We’re all enthusiasts here. I think the reason most of you all read this site is because you think the modern stuff is cool and comfortable but that’s not what tickles your fancy. Speed-induced adrenaline is something you like but you know there’s more to it. I think these are fantastic bikes to ride and own because they offer one of the most unique experiences in motorcycling. Listening to the brutish v-twin and it’s deep roar as the revs… eh I’m not going to do these any justice with my cliche adjectives. The real thing is always better than the magazines. Go ride one. You don’t have to like it.

With 4K miles you’ll be hard pressed to find one with lower miles or in better condition. However, you should be able to get some movement on the price. I think the market isn’t there yet so deals can be had. It’s low-risk addition the collection that anyone will respect. If it’s good enough for Barber it should be good for us!

My questions to the audience:

  1. What were your first impressions after riding an air-cooled Buell?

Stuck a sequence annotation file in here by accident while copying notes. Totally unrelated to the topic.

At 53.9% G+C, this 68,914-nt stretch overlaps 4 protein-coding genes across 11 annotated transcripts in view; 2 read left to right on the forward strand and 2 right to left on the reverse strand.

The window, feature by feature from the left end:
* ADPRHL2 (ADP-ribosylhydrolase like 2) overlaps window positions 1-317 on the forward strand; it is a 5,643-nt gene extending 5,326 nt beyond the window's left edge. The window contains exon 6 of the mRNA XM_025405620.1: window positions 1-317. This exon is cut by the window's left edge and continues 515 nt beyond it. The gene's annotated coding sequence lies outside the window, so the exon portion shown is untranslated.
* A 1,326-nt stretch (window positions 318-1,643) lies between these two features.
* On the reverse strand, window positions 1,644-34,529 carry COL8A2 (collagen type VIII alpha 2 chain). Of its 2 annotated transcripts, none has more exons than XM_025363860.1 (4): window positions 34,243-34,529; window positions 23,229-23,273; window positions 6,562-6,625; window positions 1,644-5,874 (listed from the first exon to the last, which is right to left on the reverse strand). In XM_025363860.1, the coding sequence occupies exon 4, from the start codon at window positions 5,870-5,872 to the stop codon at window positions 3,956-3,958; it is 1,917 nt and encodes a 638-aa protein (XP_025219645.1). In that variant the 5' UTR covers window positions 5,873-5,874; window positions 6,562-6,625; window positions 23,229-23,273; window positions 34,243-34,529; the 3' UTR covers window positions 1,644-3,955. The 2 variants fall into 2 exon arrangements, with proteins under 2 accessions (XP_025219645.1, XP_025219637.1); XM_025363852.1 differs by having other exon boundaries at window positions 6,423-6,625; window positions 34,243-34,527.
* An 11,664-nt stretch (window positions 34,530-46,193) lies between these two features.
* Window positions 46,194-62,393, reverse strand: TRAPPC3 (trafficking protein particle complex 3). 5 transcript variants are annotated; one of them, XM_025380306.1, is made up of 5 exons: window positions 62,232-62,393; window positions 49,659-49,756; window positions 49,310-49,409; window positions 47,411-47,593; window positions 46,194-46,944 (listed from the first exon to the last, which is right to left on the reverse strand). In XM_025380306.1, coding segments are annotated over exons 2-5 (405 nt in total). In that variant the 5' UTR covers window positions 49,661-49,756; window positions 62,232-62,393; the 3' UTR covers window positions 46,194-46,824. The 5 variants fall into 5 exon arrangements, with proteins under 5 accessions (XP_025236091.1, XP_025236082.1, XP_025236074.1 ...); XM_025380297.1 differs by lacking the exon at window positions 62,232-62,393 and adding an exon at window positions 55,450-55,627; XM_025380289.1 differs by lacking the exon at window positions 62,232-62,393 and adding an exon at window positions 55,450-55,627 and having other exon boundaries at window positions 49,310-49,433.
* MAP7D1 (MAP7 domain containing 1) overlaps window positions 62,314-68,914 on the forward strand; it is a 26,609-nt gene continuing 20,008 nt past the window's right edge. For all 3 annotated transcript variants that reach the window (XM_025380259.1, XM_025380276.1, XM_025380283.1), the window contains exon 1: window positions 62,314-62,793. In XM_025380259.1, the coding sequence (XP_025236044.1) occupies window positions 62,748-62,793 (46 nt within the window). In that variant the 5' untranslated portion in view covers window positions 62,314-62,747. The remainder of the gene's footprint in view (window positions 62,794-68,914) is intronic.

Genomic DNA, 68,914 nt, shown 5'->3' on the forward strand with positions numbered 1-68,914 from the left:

2. How do you think Buells are aging?
  3. Where you think values will go in the medium-long term?

Thanks for reading!

Norm

9 Comments

  • Interesting. Oddly I have never seen this color on one of thee before. I think it looks great. Not interested in oning one but i like this. Lot more thn ny similir vintge models. Not bd in my book.

    • I think they actually made a few in white as well. Those are the most rare I believe.

  • Had a 12R Lightning and it was an absolute joy to own for the nearly 30,000 miles I put on mine. The only issue was a clutch cable that broke and it loved to eat batteries every two years. I would love to own another clean example like this one. It really is a joy to ride on tight winding roads. From 0 -100 its a great street bike that makes street speeds feel like all hell is breaking loose. On the local race tracks here in the northeast that have more turns than straights it really excelled in corner speed. Yes the brakes overheated so corner speed was a better idea than late braking! Still the bike has so much character. What a fun machine!

    • They settle into a corner very nicely.

  • I bought a 2003 Firebolt XB9R last year to ride on a trip in the Rockies. I put about 1,500 miles on it in nine days riding in the mountains and back home across the Prairies.

    1. It seemed very much like my ’95 Ducati 900SS/SP in power delivery but was MUCH more nimble and easy to turn. It didn’t rev high and you didn’t need to rev it; the engine is very torquey down low. It can keep up with most anything ridden by sane individuals on public roads, and it was the perfect tool for the mountains. It was really hot on the trip though and you had to be careful not to let it idle too long as it’s air-cooled.